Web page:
The join displays graphically as a purple link and creates automatically a key that will be used as a hash key to speed up the match search.

You can create direct joins between the main table and lookup tables. But you can also create indirect joins from the main table to a lookup table, via another lookup table. This requires a direct join between one of the Lookup table to the Main one.

Note

You cannot create a Join from a subordinate table towards a superior table in the Input area.

The Expression key field which is filled in with the dragged and dropped data is editable in the input schema, whereas the column name can only be changed from the Schema editor panel.

You can either insert the dragged data into a new entry or replace the existing entries or else concatenate all selected data into one cell.

For further information about possible types of drag and drops, see Mapping the Output setting .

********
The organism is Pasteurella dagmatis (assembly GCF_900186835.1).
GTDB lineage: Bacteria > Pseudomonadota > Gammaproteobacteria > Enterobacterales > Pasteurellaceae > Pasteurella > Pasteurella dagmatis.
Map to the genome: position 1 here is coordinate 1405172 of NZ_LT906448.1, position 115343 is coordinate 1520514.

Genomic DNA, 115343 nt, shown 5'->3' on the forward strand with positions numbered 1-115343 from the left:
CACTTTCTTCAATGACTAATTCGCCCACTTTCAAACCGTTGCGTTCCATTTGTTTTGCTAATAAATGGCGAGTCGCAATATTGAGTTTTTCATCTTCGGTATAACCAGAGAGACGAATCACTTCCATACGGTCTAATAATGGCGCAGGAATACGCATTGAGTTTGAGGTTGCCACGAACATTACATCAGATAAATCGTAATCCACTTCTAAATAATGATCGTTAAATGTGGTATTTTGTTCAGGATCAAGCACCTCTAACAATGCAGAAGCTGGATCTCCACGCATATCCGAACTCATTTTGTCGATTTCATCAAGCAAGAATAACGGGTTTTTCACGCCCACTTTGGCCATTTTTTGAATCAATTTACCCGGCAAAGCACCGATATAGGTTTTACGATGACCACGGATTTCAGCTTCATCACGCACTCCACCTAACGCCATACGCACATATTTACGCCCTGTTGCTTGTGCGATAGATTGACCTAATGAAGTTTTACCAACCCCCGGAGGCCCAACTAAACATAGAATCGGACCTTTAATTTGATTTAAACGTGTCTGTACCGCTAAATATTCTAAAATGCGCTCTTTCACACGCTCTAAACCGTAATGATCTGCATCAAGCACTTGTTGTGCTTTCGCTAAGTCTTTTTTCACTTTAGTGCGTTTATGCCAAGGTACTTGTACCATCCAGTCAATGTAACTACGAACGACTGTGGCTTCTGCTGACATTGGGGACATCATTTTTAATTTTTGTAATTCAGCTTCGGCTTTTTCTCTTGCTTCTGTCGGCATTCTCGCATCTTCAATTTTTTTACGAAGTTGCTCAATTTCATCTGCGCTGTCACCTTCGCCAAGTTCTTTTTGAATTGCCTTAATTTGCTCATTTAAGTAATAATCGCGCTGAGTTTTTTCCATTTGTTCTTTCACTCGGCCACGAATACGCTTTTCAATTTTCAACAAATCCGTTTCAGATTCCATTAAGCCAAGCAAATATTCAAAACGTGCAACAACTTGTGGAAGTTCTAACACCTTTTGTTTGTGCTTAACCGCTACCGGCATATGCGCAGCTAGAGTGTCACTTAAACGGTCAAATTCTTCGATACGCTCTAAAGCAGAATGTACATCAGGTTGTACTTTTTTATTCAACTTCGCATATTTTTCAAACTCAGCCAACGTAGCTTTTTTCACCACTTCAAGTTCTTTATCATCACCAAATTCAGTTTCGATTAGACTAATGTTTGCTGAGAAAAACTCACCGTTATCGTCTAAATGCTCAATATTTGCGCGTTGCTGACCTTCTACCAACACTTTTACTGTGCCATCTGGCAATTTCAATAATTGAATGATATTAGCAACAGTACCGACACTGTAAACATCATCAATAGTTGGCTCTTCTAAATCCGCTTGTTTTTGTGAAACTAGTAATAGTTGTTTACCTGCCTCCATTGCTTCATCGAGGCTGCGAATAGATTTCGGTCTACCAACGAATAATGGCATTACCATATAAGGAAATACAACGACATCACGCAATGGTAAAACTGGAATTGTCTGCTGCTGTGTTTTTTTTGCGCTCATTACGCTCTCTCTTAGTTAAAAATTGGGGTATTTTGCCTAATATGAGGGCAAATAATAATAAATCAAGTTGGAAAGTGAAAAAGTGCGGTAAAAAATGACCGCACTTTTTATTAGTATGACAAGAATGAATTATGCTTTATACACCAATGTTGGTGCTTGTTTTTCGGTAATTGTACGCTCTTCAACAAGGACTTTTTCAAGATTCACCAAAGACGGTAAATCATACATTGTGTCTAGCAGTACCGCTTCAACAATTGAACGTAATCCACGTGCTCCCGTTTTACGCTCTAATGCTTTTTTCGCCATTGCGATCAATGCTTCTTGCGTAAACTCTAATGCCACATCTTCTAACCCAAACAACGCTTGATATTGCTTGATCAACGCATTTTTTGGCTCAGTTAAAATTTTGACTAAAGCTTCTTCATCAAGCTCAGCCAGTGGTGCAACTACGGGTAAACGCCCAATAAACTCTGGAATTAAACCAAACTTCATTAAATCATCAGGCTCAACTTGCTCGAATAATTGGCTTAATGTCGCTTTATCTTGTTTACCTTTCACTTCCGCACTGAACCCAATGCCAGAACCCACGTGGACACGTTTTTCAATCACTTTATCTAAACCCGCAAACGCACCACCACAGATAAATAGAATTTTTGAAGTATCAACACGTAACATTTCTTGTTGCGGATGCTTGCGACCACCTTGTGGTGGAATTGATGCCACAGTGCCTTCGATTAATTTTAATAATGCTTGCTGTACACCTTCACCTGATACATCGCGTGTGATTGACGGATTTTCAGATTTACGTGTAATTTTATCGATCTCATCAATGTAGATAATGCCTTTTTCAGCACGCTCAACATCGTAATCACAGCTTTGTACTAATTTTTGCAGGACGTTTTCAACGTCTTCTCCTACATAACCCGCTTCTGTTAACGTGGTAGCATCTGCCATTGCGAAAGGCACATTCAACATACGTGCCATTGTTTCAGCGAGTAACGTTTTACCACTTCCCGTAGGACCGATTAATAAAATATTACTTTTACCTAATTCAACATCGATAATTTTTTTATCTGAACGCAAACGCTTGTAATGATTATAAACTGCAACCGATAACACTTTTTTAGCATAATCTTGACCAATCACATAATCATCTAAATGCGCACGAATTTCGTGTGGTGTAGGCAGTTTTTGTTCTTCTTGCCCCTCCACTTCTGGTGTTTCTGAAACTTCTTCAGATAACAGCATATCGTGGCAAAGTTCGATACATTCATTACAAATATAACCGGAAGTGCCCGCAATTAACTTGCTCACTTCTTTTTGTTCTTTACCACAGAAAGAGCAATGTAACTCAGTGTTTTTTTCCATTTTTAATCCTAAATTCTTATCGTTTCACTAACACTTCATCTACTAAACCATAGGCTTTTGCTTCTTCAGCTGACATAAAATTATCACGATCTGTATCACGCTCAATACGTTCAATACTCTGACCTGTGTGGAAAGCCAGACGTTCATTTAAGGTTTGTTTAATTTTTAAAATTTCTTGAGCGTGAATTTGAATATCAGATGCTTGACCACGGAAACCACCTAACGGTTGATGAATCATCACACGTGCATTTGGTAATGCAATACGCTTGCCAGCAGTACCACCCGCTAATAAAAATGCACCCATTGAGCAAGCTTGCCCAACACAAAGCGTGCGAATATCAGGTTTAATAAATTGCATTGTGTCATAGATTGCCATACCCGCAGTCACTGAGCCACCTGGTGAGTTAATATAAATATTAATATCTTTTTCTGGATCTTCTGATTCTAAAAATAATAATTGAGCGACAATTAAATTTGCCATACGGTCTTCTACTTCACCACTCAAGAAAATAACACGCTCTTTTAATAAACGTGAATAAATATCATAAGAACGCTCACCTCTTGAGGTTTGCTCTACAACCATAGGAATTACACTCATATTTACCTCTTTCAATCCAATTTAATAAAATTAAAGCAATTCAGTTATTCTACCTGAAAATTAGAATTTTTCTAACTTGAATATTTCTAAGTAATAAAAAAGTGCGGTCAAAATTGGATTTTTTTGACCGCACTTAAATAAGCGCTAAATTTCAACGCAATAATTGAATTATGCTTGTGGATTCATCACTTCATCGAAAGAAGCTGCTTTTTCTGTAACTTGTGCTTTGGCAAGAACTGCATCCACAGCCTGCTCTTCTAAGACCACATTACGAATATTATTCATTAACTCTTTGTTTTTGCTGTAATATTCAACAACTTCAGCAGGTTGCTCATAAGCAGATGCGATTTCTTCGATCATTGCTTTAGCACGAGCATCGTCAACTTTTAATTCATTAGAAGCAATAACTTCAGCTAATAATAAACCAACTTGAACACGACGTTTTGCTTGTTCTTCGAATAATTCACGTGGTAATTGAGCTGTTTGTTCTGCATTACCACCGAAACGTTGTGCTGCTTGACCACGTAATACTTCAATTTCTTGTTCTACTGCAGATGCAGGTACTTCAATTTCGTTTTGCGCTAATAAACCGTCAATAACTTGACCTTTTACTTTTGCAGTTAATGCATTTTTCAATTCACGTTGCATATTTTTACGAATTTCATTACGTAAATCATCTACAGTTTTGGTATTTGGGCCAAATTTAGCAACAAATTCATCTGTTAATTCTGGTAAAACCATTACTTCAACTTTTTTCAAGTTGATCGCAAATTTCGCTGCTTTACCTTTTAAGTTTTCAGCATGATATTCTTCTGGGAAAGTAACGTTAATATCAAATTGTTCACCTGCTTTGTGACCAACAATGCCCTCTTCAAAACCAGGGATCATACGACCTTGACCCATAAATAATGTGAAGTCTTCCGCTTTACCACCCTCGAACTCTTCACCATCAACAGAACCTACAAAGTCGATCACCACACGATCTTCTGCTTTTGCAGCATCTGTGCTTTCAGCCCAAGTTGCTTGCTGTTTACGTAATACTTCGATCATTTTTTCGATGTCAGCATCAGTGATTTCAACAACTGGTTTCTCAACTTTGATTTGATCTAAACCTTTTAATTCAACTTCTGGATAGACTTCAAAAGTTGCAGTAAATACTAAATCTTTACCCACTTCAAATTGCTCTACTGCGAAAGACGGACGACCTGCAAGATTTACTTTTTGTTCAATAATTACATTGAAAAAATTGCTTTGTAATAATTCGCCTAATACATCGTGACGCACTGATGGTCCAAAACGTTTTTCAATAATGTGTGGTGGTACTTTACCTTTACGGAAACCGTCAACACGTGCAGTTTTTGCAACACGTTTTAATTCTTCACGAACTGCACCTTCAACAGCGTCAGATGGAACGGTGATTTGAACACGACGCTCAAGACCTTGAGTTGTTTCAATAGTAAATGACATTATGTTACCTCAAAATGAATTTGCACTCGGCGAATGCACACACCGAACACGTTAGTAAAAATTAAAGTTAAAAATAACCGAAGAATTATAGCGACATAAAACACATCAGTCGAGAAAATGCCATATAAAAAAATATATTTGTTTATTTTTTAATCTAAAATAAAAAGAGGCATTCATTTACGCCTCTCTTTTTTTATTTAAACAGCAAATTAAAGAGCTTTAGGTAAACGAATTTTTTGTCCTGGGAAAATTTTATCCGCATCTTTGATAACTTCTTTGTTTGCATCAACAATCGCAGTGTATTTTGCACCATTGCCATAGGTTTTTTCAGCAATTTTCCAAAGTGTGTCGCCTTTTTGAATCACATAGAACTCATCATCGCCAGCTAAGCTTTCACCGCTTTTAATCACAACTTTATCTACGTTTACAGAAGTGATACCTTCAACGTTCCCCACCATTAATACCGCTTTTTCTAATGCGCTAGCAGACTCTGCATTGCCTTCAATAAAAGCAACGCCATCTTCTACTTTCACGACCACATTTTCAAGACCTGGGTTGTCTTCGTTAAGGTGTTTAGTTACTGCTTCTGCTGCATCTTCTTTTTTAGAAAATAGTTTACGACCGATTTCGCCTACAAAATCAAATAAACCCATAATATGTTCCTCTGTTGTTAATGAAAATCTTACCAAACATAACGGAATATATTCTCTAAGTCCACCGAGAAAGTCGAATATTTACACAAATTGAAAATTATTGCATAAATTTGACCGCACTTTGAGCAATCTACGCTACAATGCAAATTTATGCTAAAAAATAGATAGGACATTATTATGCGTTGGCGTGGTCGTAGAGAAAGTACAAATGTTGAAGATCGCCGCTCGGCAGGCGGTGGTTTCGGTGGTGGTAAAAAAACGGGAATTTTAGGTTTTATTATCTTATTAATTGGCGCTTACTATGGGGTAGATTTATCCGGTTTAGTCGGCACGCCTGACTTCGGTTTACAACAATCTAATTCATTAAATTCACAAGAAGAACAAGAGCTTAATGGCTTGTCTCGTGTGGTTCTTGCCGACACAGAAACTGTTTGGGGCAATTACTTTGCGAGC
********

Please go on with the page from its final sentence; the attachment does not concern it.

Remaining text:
Note

If you have a big number of input tables, you can use the minimize/maximize icon to reduce or restore the table size in the Input area. The Join binding two tables remains visible even though the table is minimized.

Creating a Join automatically assigns a hash key onto the joined field name. The key symbol displays in violet on the input table itself and is removed when the Join between the two tables is removed.

Related topics:

Along with the explicit Join you can select whether you want to filter down to a unique match or if you allow several matches to be taken into account. In this last case, you can choose to consider only the first or the last match or all of them.